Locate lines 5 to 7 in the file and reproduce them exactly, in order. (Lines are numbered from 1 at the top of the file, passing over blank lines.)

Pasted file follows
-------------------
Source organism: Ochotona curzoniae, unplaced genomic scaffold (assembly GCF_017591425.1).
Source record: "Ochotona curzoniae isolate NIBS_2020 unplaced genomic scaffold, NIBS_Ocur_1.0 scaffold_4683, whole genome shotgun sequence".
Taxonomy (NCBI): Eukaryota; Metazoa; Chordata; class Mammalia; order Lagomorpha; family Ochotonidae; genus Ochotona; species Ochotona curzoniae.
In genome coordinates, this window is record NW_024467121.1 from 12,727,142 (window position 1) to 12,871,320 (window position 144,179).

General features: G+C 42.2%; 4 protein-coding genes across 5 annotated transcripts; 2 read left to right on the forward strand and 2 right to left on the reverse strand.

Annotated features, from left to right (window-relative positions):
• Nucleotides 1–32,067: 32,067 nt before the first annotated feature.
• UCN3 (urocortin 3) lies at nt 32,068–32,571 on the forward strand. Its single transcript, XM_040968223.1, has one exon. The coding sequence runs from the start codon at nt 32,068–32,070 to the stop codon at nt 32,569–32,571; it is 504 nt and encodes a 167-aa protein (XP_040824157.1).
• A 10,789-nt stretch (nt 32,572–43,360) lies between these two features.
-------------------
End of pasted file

General features: G+C 42.2%; 4 protein-coding genes across 5 annotated transcripts; 2 read left to right on the forward strand and 2 right to left on the reverse strand.

Annotated features, from left to right (window-relative positions):
• Nucleotides 1–32,067: 32,067 nt before the first annotated feature.